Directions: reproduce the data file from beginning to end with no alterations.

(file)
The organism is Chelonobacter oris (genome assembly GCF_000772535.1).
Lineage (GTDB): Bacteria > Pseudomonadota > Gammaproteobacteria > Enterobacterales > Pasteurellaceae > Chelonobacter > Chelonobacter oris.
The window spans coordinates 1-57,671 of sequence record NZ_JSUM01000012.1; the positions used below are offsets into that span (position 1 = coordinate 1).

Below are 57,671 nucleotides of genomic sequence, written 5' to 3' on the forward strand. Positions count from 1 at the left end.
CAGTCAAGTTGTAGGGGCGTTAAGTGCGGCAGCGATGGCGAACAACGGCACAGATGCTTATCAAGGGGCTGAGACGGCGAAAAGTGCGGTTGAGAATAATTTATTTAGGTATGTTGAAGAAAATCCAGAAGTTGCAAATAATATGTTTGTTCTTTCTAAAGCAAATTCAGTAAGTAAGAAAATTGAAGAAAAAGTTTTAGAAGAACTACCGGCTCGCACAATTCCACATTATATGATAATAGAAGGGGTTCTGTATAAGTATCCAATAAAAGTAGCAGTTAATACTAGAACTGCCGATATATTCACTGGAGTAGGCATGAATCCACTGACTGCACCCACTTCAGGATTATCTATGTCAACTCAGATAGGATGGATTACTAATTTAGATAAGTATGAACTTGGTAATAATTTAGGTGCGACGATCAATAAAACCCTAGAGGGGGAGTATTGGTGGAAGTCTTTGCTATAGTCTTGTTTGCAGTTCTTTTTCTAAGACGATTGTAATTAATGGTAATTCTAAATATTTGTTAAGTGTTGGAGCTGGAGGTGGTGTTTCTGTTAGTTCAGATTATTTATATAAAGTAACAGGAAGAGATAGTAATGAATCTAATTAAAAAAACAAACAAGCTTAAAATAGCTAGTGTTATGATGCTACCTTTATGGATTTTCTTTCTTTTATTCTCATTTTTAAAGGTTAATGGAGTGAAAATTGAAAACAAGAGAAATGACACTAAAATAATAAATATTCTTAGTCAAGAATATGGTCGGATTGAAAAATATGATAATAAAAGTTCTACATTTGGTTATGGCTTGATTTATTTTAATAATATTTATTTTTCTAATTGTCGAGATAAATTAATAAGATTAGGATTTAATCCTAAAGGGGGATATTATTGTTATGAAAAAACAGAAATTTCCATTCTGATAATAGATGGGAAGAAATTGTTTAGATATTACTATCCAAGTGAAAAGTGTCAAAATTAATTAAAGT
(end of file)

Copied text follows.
The organism is Chelonobacter oris (genome assembly GCF_000772535.1).
Lineage (GTDB): Bacteria > Pseudomonadota > Gammaproteobacteria > Enterobacterales > Pasteurellaceae > Chelonobacter > Chelonobacter oris.
The window spans coordinates 1-57,671 of sequence record NZ_JSUM01000012.1; the positions used below are offsets into that span (position 1 = coordinate 1).

Below are 57,671 nucleotides of genomic sequence, written 5' to 3' on the forward strand. Positions count from 1 at the left end.
CAGTCAAGTTGTAGGGGCGTTAAGTGCGGCAGCGATGGCGAACAACGGCACAGATGCTTATCAAGGGGCTGAGACGGCGAAAAGTGCGGTTGAGAATAATTTATTTAGGTATGTTGAAGAAAATCCAGAAGTTGCAAATAATATGTTTGTTCTTTCTAAAGCAAATTCAGTAAGTAAGAAAATTGAAGAAAAAGTTTTAGAAGAACTACCGGCTCGCACAATTCCACATTATATGATAATAGAAGGGGTTCTGTATAAGTATCCAATAAAAGTAGCAGTTAATACTAGAACTGCCGATATATTCACTGGAGTAGGCATGAATCCACTGACTGCACCCACTTCAGGATTATCTATGTCAACTCAGATAGGATGGATTACTAATTTAGATAAGTATGAACTTGGTAATAATTTAGGTGCGACGATCAATAAAACCCTAGAGGGGGAGTATTGGTGGAAGTCTTTGCTATAGTCTTGTTTGCAGTTCTTTTTCTAAGACGATTGTAATTAATGGTAATTCTAAATATTTGTTAAGTGTTGGAGCTGGAGGTGGTGTTTCTGTTAGTTCAGATTATTTATATAAAGTAACAGGAAGAGATAGTAATGAATCTAATTAAAAAAACAAACAAGCTTAAAATAGCTAGTGTTATGATGCTACCTTTATGGATTTTCTTTCTTTTATTCTCATTTTTAAAGGTTAATGGAGTGAAAATTGAAAACAAGAGAAATGACACTAAAATAATAAATATTCTTAGTCAAGAATATGGTCGGATTGAAAAATATGATAATAAAAGTTCTACATTTGGTTATGGCTTGATTTATTTTAATAATATTTATTTTTCTAATTGTCGAGATAAATTAATAAGATTAGGATTTAATCCTAAAGGGGGATATTATTGTTATGAAAAAACAGAAATTTCCATTCTGATAATAGATGGGAAGAAATTGTTTAGATATTACTATCCAAGTGAAAAGTGTCAAAATTAATTAAAGT